She probably spends a great deal of her day on her computer emailing colleagues in the States and Europe and worldwide. Then she must be discussing lots of things with lots of people about advertising and marketing the company’s products, and having meetings, online and in person. Apart from that, she drinks coffee and chats and probably does some gentle gossiping with certain colleagues, and feels very happy to have such a wonderful job!

Andrew Buckman, EMEA managing director at OpenX


What Andrew’s dad Chris says he does:
Well, his company could be plying their trade on Mars, for all my previous business experience tells me! But he works for a very fast-growing American company, which sells a technological service to assist any company wanting to market its products or services internationally, principally on the internet (as I understand it.) His specific skills are in managing people and P&L account responsibility. He runs the wider European operation for his company and has achieved very significant growth. He also travels extensively in Europe and to the U.S.

Alistair Dent, chief media officer at iCrossing


What Alistair’s dad Tony says he does:
He’s responsible for setting a strategy for who are the key digital advertising media, such as Google, Facebook, Microsoft, Amazon,  and targeting the high growth media. He creates and maintains relationships with all major digital advertising media, but particularly the strategic targets. And he monitors the rapidly changing environment so as to pick up new strategic targets early (and to drop falling targets promptly).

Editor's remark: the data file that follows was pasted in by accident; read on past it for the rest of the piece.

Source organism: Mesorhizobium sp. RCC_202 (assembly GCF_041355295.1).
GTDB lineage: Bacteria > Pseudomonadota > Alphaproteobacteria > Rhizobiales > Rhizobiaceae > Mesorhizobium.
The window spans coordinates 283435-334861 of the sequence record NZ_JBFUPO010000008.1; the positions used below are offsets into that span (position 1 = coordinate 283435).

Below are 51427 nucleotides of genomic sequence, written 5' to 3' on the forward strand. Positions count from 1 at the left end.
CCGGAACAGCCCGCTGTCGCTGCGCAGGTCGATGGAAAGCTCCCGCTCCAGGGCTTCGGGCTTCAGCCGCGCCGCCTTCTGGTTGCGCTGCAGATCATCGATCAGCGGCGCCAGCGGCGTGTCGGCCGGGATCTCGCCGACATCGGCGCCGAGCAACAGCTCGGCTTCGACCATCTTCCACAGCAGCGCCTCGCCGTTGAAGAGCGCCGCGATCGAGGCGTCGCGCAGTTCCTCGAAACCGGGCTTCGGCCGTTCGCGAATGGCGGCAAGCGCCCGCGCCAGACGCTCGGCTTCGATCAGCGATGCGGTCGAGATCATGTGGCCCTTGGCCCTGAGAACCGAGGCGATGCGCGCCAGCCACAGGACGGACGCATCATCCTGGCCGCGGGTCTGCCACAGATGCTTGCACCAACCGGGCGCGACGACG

Dale Lovell, chief digital officer, Adyoulike


What Dale’s mum Helene says he does:
Keeping his clients’ businesses well advertised through lots of links on the World Wide Web. He places advertising and creates adverts for web based businesses and companies. Probably be better asking me what his baby daughter did over the last two days while I was babysitting!

 Amit Kotecha, marketing director EMEA at Quantcast


What Amit’s mum Naina says he does:
Amit has explained to me several times what he does. Honestly, I gave up trying to understand. All I know is that he makes ads for the internet. I’m not a very good with technology, so I have no idea what that actually means! I’m very proud of my son though and I know that he’s very successful at what he does – and that’s all a mother needs to know. He’s always been a bit geeky and curious about things when he was younger he used to take apart computers and put them back together, it was a very expensive hobby!


More in Marketing

The era of the in-depth brand and gaming creator partnership has arrived

To reach gamers outside of video games, brands have moved beyond one-off activations based on specific intellectual properties toward more fully integrated programs that span across all aspects of a creator’s community and fandom.

Companies seem determined to make everything a retail media network. How did we get here?

Brands are leveraging retail media to push the boundaries of where and how we can shop. How did we get here?

Sifting through ‘the noise’: AI tools for HR are evolving fast – here’s how to catch up

Like with all emerging tech, sorting the useful from the useless, is critical and time-consuming.